The Difference Between Miami and Everywhere Else, According to Jonah Hill
Actor Jonah Hill is a New Yorker by way of Los Angeles who bounces around the world to shoot major Hollywood movies. Efraim Diveroli is a Miami entrepreneur who spent his 20s peddling weapons around the world and, in 2007, supplied US troops in Afghanistan with $300 million worth of Chinese ammunition. The two lives converge in War Dogs, which finds Hill stepping into Diveroli's well-worn shoes to chronicle an inconceivable story.
With the globetrotting thriller hitting theaters this weekend, we asked the nomadic thespian to weigh in on the locations he visited while shooting. Do people recognize Hill in Romania? Is Las Vegas fun for a famous person? Miami -- what?
"Miami is like so much in the DNA of Efraim. It's not in a negative way, but everyone in Miami is on their hustle. They've got their clothing company, or their hip-hop, or their restaurant they're working with. It's very mover and shaker-y. It's very loud, vibrant, colorful culture, which is a big part of Efraim. And it's a really big immigrant culture. So many people come from Cuba and Haiti, and they land in America for the first time in Miami. They really are after their version of their American dream. I think Efraim is a real embodiment of someone who wants to live his American dream, get his piece of the pie. I think Miami says so much about this story.
"People there really wear and drive their wealth. I think it's easy to get caught up in that there, and to really want that for yourself. I found myself dressing differently when I was there than I normally do. I dress in my nicer clothes. I especially love the Latin influence of the culture there. That's my favorite part of the culture there.
"I make a playlist for every scene that I do, to stay in the tone of everything. Efraim's playlist was a lot of [what you hear] in Miami: booty-bass, like 2 Live Crew, and a lot of Rick Ross and Stitches, and music that really got me in the zone of bravado as opposed to some more deep, soulful music that maybe, would be more for an introspective character."
"We shot Morocco for Jordan and Iraq. Morocco is a really interesting place. So different than anywhere I've ever been. It's a Muslim country, which I never spent time in, which I enjoyed. People would recognize me in Morocco, but not as much as in the States, or more Americanized countries. I really enjoyed it there, actually. It's so foreign. The [biggest difference] is language. You go to cool restaurants, and market places and stuff, and you get the flavor through the food and the music of the culture, for sure."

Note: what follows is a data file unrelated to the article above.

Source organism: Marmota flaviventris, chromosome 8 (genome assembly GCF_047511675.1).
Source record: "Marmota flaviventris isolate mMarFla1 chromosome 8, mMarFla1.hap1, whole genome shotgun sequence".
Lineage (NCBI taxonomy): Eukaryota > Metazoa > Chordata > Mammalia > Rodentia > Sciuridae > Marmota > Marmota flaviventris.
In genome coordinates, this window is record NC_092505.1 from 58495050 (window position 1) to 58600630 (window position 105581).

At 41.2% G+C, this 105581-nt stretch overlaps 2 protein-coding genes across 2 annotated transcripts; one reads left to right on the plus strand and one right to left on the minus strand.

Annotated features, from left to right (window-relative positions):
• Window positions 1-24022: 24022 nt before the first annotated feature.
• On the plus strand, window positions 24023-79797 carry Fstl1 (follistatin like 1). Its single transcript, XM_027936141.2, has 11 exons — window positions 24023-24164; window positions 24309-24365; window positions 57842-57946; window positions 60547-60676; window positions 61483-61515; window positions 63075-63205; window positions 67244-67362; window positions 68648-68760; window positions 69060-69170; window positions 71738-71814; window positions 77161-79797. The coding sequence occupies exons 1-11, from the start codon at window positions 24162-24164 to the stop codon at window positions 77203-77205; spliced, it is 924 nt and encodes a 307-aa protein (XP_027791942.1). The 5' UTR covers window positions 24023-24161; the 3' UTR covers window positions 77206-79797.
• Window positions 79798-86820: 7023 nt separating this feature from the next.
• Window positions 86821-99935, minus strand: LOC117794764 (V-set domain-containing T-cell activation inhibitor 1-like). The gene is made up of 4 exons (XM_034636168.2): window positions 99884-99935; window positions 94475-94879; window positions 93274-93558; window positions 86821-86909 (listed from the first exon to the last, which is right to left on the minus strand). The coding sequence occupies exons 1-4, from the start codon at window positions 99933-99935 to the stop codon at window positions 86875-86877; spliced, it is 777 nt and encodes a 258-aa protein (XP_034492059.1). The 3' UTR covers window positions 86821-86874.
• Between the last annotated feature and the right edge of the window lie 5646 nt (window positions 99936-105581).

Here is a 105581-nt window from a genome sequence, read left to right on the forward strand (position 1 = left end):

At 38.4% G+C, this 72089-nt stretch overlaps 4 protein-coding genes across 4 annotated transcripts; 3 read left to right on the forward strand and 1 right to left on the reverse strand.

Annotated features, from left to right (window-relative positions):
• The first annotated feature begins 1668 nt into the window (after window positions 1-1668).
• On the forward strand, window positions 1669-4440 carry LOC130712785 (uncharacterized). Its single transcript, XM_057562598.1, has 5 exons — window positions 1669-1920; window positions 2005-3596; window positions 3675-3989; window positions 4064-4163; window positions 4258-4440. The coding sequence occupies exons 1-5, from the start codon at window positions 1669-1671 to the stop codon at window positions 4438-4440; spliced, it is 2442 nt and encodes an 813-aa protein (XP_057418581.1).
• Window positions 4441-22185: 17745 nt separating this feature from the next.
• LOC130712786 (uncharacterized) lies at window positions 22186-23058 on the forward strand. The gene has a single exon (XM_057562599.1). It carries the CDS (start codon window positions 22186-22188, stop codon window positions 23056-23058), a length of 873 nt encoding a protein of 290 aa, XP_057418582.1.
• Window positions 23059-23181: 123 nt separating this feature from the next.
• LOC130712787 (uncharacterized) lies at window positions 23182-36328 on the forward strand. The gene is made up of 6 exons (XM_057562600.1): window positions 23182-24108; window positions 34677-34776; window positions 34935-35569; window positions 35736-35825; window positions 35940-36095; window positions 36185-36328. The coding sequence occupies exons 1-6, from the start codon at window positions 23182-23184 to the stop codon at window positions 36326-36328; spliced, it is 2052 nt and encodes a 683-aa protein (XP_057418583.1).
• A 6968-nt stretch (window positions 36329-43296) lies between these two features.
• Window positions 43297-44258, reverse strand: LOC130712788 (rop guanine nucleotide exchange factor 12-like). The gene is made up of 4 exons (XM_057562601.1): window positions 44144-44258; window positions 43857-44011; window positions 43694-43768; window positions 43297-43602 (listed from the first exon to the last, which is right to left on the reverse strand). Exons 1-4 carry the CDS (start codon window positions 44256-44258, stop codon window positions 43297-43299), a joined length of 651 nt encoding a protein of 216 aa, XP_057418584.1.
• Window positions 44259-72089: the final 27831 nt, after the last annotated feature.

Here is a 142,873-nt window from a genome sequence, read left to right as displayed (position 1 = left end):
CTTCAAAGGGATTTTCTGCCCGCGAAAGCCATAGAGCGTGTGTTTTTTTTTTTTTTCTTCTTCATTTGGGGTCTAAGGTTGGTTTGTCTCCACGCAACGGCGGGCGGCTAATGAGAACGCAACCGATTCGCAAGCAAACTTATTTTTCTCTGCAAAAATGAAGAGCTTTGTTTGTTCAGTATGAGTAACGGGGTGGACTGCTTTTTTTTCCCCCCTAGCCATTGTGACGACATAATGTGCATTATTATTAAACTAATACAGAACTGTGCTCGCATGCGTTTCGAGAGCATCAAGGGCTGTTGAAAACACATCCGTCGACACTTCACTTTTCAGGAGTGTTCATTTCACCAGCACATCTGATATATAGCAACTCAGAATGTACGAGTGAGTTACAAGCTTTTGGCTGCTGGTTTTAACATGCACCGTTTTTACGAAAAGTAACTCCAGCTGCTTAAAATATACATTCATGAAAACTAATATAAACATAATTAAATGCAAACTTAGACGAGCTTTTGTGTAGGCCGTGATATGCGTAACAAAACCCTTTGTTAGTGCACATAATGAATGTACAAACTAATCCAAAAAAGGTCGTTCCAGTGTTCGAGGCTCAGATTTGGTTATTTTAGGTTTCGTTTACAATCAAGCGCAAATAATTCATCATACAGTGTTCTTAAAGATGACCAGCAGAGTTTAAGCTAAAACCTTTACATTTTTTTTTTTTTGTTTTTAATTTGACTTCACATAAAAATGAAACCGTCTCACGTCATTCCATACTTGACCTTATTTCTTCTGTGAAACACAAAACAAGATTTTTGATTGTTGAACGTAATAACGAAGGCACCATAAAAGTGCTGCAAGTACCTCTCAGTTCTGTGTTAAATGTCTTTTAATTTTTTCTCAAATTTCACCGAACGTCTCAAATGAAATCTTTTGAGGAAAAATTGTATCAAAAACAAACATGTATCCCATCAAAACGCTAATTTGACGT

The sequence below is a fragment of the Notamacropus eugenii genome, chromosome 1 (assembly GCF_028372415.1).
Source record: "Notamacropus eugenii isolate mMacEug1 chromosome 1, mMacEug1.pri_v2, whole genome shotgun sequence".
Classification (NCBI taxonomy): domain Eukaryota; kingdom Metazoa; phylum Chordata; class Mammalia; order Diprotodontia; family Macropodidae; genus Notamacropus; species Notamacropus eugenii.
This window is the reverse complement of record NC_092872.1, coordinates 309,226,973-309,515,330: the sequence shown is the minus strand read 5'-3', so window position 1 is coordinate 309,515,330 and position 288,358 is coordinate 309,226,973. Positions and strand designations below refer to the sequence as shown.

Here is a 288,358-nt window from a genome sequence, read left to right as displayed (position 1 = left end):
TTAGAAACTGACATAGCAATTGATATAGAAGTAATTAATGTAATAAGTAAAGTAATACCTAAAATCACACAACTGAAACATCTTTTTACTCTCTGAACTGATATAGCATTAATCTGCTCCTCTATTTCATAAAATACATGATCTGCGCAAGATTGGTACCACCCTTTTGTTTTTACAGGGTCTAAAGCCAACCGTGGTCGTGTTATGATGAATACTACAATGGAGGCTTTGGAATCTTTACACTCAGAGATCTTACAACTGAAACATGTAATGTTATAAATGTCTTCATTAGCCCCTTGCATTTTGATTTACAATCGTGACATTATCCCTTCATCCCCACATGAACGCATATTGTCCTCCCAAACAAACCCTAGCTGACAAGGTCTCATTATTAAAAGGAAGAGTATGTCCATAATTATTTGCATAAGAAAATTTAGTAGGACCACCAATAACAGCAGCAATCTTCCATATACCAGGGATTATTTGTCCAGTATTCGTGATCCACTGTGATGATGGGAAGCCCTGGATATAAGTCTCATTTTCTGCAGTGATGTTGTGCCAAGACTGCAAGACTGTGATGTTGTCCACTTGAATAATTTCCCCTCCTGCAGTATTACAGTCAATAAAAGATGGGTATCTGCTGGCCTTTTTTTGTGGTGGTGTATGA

"We [also] shot Romania as Albania. It's very eastern European, for sure. It was a very strong sense of that. The thing really is, I'm a big animal guy. I love animals, and there was so many stray dogs. That was the hardest part for me. Tons, and tons, every street would be 20 stray dogs.
"And I found that it was a little harder for me to walk around unrecognized there. It's so bizarre -- I go to different countries and I never know. In Japan, because comedies don't do well in Japan, I'm only known for Moneyball and Wolf of Wall Street. It's always different everywhere you go."
"I've shot there before, and I really like the chaos of shooting in a casino. It's a challenge, because people are there, and they're there on their vacation, and if they're seeing a movie being shot, they're attracted to see what's going on -- especially with Bradley [Cooper] having been in The Hangover films. But I always think I'm really lucky to have my job, where you get to live out your extremities through your work. I live a pretty mellow lifestyle, but it's interesting to get to live the life of someone like Efraim for a few months.
"It's hard not to take it home with you. I felt bad a lot, playing Efraim. Todd [Phillips, the director] would be like, 'Why do you look sad?' I'd be like, 'I just don't like playing this person a lot of the time.' He's like, 'But, he's got so much swagger, and he's so flamboyant!' I'm like, 'I get that, but it's like he uses people's trust and love to manipulate them.' That, for me, would just get depressing a lot of the time.
"So I wouldn't say I'm a Vegas guy by any means. I get pretty depressed there pretty quickly. But we saw Elton John one night. We made the most of it!"
This interview has been edited and condensed.
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